Two female detectives forced to subdue murder suspect as panic button fails

Ahmed Alid is on trial for the murder of a fellow asylum seeker
Ahmed Alid is on trial for the murder of a fellow asylum seeker - Counter Terror Police

A panic button in a police station failed to work when a Moroccan asylum seeker fought with two female detectives who had been interviewing him over the murder of a pensioner in the street, a court has heard.

Ahmed Alid, 45, was shouting and chanting in Arabic and was heard to say, “Allahu Akbar” during the disturbance at Middlesbrough police station on Oct 16, Teesside Crown Court was told.

He had become “agitated” about his interpreter while he was being questioned about the murder of Terence Carney, 70, and the attempted murder of housemate Javed Nouri, a detective said in her witness statement.

Prosecutors said Mr Alid stabbed Mr Nouri, 31, as he slept in his room in the asylum seekers’ accommodation in Hartlepool where they lived.

The larger man fought off his attacker who then fled into the town centre where he stabbed Mr Carney, a stranger who was out walking.

The prosecution claims Mr Alid said he was motivated to get “revenge” for Palestinian victims of the war in Gaza.

Mr Alid was arrested and was questioned the next day by Det Con Angela Harvey and Det Con Emma Stevenson.

Det Con Harvey moved in between the defendant and his interpreter when she realised Alid was becoming angry and could be making threats towards him, jurors heard.

Panic button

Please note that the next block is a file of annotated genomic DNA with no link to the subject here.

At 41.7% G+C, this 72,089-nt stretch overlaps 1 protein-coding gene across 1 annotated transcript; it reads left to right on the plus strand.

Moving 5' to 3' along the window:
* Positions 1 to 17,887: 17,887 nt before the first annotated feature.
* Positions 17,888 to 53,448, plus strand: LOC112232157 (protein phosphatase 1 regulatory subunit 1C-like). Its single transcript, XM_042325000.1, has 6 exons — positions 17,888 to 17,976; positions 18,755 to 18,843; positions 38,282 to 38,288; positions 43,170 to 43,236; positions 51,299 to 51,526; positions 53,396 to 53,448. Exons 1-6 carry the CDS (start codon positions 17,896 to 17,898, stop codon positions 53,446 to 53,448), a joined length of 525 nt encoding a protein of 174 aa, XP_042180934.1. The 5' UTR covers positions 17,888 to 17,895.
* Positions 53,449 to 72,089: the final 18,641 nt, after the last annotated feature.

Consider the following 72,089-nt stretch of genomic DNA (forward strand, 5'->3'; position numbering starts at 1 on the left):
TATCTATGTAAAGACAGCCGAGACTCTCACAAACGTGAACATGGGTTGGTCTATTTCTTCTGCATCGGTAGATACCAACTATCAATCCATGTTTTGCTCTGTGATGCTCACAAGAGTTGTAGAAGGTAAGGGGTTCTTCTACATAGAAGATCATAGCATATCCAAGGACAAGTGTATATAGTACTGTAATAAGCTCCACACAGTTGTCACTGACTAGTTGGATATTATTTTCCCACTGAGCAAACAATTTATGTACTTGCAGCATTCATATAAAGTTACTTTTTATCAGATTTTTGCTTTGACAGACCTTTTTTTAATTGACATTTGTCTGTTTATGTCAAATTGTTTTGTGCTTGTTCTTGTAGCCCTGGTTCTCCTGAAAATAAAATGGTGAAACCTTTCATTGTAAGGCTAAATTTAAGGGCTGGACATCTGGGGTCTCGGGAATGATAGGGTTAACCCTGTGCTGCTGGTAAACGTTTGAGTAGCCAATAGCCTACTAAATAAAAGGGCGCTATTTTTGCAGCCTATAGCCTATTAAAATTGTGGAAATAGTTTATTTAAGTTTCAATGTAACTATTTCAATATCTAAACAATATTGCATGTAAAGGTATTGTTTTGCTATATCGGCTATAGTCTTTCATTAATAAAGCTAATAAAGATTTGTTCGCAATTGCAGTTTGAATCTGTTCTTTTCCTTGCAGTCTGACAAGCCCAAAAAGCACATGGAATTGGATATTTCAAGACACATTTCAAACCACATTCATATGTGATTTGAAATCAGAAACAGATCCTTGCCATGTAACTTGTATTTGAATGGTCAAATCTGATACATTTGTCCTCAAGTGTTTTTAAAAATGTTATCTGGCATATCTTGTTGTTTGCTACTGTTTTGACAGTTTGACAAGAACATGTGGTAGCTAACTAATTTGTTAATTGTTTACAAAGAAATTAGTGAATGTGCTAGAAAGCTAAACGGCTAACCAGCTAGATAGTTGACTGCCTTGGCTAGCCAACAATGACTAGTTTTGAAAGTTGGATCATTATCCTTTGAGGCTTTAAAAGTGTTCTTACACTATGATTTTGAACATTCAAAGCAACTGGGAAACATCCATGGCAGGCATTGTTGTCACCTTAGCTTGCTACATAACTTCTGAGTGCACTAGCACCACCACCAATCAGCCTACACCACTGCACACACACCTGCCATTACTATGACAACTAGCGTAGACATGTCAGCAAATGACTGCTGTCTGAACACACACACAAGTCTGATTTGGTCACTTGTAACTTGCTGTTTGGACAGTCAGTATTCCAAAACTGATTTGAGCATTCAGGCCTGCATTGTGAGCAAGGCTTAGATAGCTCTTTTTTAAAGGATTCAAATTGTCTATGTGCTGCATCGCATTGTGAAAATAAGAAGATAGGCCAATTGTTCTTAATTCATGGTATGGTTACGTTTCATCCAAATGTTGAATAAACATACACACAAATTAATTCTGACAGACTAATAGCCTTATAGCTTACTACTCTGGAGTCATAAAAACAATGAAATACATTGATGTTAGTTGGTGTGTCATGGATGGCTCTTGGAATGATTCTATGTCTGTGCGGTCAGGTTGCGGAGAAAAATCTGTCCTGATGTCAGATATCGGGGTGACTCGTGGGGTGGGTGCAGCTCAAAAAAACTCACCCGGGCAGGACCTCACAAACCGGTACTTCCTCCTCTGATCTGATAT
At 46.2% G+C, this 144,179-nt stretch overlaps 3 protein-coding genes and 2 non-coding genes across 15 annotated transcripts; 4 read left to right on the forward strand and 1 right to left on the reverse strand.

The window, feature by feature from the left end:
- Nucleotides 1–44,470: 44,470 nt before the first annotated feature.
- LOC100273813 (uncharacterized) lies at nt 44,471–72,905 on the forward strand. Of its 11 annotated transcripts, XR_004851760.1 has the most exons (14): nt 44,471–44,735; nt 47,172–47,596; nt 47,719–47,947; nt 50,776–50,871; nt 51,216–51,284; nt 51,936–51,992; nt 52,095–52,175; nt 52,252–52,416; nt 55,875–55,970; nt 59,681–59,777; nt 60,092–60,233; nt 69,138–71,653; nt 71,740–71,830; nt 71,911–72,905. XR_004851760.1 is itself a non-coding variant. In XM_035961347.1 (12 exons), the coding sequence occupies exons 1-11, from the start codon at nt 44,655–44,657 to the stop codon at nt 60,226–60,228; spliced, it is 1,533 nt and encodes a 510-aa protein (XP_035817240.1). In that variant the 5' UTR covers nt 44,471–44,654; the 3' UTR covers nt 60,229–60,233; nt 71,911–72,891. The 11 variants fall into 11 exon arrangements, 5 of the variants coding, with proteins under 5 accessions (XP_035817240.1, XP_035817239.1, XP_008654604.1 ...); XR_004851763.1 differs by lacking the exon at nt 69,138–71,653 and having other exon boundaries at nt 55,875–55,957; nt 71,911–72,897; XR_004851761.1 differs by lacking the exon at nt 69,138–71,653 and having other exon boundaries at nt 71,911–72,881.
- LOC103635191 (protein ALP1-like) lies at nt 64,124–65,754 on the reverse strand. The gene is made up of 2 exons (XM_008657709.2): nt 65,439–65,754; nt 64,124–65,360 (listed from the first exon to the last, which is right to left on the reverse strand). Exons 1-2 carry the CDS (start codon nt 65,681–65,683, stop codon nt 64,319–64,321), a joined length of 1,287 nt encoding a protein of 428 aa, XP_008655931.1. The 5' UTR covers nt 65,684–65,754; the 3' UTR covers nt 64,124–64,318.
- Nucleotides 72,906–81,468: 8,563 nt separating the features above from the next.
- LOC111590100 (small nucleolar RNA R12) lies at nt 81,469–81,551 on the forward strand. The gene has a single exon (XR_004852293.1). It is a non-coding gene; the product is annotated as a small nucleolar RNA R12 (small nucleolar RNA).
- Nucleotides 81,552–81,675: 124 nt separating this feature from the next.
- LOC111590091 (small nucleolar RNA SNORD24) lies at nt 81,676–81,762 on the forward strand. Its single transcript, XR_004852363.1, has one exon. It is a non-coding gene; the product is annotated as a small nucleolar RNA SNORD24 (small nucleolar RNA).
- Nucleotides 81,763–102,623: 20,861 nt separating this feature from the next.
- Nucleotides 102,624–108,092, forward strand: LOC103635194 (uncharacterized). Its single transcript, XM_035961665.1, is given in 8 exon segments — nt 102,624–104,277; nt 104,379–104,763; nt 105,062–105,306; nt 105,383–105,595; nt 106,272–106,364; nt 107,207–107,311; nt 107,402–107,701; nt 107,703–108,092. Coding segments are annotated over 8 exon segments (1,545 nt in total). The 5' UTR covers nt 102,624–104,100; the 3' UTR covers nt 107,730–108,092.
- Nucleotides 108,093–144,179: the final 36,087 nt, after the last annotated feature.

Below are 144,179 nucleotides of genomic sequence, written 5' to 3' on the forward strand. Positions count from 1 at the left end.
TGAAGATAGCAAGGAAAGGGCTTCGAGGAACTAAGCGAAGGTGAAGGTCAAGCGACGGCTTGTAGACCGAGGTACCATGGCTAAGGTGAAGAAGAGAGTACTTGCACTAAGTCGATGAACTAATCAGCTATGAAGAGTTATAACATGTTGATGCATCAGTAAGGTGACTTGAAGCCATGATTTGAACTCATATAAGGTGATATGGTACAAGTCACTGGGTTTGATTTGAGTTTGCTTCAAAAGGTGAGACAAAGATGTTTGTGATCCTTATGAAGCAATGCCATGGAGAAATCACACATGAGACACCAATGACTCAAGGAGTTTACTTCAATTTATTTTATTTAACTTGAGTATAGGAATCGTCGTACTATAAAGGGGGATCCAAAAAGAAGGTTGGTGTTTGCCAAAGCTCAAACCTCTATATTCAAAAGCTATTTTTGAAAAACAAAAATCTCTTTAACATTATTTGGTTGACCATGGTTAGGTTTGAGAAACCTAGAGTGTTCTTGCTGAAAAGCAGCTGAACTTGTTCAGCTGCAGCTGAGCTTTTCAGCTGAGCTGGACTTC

In a statement, she said she became aware that Det Con Stevenson had pressed a panic button, but it had not worked.

The defendant’s solicitor rang 999 from the interview room to summon help.

Mr Alid blocked the door, so police colleagues who were watching the interview elsewhere could not force their way in, the court heard.

Mr Alid then grabbed Det Con Harvey in a bear hug, which led Det Con Stevenson to try to help her and the three of them ended up on the floor, with the two officers reporting being assaulted.

CCTV from inside the police station showed a number of officers pile into the interview room, and then showed Mr Alid being carried away.

Det Con Stevenson said in her witness statement that she was left “shaken” by the experience.

A senior officer later tested the panic button and confirmed it was not working, the court heard.

The jury has heard how Mr Nouri and Mr Alid had previously fallen out about religion, and how Mr Nouri had converted to Christianity.

Mr Alid denies murder, attempted murder and two counts of assaulting the detectives.

The trial continues.